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Posted by on Jan 15, 2015 in Hypertension | 0 comments

In a nutshell

This study investigated whether high blood pressure (hypertension) causes thickening of the right chamber of the heart, responsible for pumping blood to the lungs – a condition known as right ventricular hypertrophy.  

Some background

Hypertension is a common medical condition where pressure in the blood vessels is too high. Uncontrolled high blood pressure causes the heart to have to work harder in order to pump blood against the pressure in the arteries. This added workload on the heart can cause the walls of the heart to thicken.

The thickened heart looses elasticity and become stiff, making it work poorly. It can also compress its own blood vessels (coronary arteries) and may restrict its own blood flow. Over time, the overworked muscle weakens and can lead to abnormal heart rhythm (arrhythmia), interruption of blood supply to the heart (heart attack), or sudden loss of heart function, breathing and consciousness (cardiac arrest).  

Hypertension is usually associated with thickening of the left chamber (ventricle), the part of the heart that pumps blood around the body. However, the right chamber, responsible for pumping blood to the lungs to pick up oxygen, has receieved less attention among hypertensive patients but may be very important when diagnosing and treating hypertension.

Methods & findings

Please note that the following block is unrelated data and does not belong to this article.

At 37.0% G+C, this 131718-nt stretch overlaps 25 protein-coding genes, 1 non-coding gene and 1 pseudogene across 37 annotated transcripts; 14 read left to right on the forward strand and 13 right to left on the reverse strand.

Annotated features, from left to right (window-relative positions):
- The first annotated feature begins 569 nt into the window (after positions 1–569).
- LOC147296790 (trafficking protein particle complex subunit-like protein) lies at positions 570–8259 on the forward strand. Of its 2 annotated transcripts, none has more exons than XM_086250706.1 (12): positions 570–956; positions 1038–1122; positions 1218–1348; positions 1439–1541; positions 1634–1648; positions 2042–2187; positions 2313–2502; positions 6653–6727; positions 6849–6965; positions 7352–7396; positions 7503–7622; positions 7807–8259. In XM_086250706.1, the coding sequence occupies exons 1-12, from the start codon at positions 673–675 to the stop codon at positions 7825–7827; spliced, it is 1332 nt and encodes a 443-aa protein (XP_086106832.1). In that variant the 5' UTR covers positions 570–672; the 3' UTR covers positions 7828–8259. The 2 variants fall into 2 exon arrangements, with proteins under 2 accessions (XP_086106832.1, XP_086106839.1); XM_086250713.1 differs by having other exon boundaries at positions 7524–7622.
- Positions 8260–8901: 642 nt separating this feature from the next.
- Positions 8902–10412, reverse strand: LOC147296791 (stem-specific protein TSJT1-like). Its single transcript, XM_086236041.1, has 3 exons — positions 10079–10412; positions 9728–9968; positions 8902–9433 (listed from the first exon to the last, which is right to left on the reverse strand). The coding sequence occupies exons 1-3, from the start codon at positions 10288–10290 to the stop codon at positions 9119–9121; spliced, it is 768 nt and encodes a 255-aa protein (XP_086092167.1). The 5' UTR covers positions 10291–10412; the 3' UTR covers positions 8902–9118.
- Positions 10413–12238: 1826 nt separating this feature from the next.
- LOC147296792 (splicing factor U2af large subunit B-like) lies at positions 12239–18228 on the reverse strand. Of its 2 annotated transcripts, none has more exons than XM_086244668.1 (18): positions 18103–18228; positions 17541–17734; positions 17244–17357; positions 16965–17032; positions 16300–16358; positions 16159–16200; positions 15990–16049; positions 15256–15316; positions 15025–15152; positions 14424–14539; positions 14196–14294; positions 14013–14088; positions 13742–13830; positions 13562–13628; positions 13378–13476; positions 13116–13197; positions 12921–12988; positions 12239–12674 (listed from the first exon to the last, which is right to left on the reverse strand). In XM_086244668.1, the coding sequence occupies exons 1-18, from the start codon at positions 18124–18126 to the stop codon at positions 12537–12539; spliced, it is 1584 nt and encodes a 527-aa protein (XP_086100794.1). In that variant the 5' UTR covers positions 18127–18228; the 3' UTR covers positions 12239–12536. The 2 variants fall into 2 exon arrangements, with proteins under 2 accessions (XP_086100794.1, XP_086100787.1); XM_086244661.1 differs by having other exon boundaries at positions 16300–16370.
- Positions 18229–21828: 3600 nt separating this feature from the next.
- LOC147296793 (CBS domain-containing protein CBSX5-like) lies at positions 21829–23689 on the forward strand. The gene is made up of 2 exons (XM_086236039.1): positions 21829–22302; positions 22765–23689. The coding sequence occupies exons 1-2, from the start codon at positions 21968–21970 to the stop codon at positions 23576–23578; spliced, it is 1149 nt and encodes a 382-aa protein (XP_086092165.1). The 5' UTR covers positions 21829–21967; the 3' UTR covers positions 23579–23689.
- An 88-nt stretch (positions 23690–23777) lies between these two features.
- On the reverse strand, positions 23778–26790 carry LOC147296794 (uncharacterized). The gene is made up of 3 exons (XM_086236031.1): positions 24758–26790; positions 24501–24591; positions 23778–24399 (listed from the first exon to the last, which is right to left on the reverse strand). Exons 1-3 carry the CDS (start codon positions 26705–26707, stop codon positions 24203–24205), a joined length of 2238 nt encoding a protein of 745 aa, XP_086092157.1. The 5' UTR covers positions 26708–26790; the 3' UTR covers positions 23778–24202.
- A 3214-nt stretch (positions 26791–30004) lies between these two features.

This study investigated whether hypertension causes right ventricular hypertrophy, as well as left. The study researched past experiments that investigated left and right hypertrophy in hypertensive patients. A total of 13 studies, including 1,290 participants with or without hypertension, were included.

It was found that on average 28.6% of people with hypertension had thicker right ventricular walls and 30.6% had thicker left ventricular walls, compared to individuals without hypertension. These values varied between studies from 17-80% for right ventricular hypertrophy and 9-100% for left ventricular hypertrophy. The right ventricular wall in hypertensive patients was, on average, 1.3 mm thicker than those without hypertension. 

The bottom line

The study concluded that both right and left ventricular hypertrophy commonly occur as a result of hypertension. 

The fine print

The study only carried out a review of different past experiments that contained small population sizes and different protocols and so may account for why the results are highly variable. 

What’s next?

If you or someone you know have high blood pressure, talk to a doctor about receiving a scan to measure ventricular hypertrophy which may help provide you with better diagnosis, prognosis (the stage of the disease and how it is likely to develop), and treatment.

Published By :

Journal of hypertension

Date :

May 01, 2013

Original Title :

Right ventricular hypertrophy in systemic hypertension: an updated review of clinical studies.

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